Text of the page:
Enjoy your electricity

It was a cold and blustery day but the breakfast picnic had been planned earlier so we went ahead anyway.
By the shore of a local lake, three young families fried their bacon and eggs on two Coleman stoves.
In order to keep the flame alive and everyone warm, we all huddled behind a small equipment shed out of the wind. One grandma from out-of-state stayed in the car. And shook her head at our folly!
The day was March 24, 1967. It was Good Friday. And a tradition was born—a tradition that continues to this day.
As the years went by, we expanded the group. We had the breakfast in various parks and had egg hunts with our growing children. Then, after our children were gone, the Good Friday picnic became a Sunday School class event.
For years, more than 30 adults went to the park, rain or shine. What feasts we had! Aldine’s fried mush, Ken’s fresh-squeezed orange juice, Mary Ann’s homemade bagels, Howard’s Lit’l Smokies, and John’s buttery scrambled eggs. The list goes on.
In more recent years, we’ve stayed closer to home. And this year, the Good Friday gathering was scheduled for the fellowship hall in our church basement.
But a storm packing hurricane-force winds pounded south central Kansas on Thursday night. I was still up at 12:30 a.m. when the lights briefly flickered and then all was dark.
We had no damage around our home. But what we didn’t know at the time was that a block west of us, the storm had done serious damage–tearing off the roof of a large building and breaking power poles as though they were toothpicks.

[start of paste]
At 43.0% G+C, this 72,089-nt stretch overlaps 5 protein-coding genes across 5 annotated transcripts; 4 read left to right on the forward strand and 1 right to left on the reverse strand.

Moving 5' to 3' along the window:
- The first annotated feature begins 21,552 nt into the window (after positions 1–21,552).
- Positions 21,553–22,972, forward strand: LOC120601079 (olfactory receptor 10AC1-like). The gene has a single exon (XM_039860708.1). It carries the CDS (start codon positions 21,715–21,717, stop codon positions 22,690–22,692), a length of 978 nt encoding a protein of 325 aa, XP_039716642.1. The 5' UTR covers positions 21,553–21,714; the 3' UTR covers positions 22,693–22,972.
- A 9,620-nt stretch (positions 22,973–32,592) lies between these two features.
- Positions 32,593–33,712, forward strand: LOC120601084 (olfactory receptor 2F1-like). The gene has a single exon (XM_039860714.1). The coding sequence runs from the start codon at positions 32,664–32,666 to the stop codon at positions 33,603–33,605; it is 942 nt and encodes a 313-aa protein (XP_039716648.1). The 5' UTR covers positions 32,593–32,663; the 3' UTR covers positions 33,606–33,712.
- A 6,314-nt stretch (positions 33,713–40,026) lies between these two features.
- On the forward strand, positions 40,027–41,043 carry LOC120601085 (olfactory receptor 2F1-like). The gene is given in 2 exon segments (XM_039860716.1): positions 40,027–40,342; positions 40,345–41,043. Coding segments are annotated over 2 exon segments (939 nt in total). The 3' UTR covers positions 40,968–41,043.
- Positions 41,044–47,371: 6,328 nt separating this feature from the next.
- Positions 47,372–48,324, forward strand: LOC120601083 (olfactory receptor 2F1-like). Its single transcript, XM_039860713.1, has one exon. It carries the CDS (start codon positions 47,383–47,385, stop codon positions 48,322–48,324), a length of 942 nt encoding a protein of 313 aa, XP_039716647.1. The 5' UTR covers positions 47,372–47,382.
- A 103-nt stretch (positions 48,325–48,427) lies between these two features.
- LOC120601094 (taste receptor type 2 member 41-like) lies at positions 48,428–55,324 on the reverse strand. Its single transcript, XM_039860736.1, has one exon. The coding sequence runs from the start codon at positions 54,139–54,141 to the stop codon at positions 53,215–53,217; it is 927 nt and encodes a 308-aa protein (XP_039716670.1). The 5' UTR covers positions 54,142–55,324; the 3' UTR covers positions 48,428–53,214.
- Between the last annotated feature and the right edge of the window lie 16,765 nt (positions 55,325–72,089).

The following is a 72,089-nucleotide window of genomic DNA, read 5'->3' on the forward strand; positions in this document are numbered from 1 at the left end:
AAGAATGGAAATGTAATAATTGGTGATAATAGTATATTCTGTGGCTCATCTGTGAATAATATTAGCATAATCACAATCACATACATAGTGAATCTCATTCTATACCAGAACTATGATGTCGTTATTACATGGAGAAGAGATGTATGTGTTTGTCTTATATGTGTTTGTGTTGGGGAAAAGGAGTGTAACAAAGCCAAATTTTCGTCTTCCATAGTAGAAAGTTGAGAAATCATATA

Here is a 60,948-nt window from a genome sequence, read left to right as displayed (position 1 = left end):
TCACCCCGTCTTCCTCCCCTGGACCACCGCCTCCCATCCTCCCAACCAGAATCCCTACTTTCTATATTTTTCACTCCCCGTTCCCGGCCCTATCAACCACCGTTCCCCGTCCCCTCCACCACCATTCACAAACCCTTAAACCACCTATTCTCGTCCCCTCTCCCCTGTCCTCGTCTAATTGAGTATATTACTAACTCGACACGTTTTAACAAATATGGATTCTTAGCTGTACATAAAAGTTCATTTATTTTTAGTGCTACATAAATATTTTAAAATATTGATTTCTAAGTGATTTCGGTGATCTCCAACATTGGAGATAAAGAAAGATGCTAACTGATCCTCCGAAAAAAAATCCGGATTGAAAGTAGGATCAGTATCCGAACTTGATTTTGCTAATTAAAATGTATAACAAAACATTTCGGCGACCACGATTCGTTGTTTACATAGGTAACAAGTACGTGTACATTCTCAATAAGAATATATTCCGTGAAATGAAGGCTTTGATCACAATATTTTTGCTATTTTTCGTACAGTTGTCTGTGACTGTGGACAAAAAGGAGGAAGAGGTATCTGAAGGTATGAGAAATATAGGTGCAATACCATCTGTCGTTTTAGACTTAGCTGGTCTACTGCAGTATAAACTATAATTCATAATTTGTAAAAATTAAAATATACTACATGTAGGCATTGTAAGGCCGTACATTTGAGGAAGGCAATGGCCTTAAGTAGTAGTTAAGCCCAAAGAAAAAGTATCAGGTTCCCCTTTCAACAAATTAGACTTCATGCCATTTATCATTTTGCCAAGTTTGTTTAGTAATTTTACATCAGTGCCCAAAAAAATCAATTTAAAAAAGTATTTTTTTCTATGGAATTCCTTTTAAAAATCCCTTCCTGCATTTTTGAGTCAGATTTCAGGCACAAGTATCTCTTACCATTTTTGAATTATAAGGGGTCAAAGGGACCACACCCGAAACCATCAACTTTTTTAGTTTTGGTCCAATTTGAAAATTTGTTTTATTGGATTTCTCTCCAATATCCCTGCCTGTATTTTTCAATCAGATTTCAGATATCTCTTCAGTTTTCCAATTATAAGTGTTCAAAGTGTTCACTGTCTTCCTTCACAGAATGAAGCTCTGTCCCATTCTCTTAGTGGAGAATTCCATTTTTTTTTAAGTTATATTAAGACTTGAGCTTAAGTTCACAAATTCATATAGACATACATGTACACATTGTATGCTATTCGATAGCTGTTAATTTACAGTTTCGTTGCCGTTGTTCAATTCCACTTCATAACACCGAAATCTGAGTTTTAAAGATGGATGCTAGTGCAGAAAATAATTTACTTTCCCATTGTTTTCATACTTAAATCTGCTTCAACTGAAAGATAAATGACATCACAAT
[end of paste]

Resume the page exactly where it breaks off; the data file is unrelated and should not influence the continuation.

The next morning, we were told that the damage was so extensive that our area could expect to be without power for four days. That meant no electricity for our Good Friday event.
And no electricity meant no lights, no elevator, and (worst of all) no coffee!
Fortunately, our caterer was from a neighbouring town where there was electricity. So Keith Banman brought a scrumptious brunch, including hot coffee!
As for the elevator, the committee had set up a small table in the lobby for those who would arrive in wheelchairs.
The event went well. But once back home, we experienced “the good old days”–lamps and candles, no computers, and no refrigeration. And, once again, no coffee!
The thought of being without electricity for such a long time was traumatic. Our largest grocery store was closed. There were long lines at gas pumps. Flashlights and dry ice were in short supply.
And we had to read or make conversation instead of watching television.
Luckily, the dire forecast didn’t come true and our power came back on late Friday night. But living without electricity for almost 20 hours taught us how fortunate we are to live in the 21st century–a world of elevators and freezers.
A world of computers and electric appliances. A world of light in the darkness.
Don’t ever take electricity for granted. Turn off the lights when you leave the room. Don’t run your dishwasher until it’s full.
Electricity is a gift–a fragile, wonderful gift. A gift to be enjoyed but never wasted!
Marie Snider is an award-winning health writer and syndicated columnist. Write her at thisside60@cox.net

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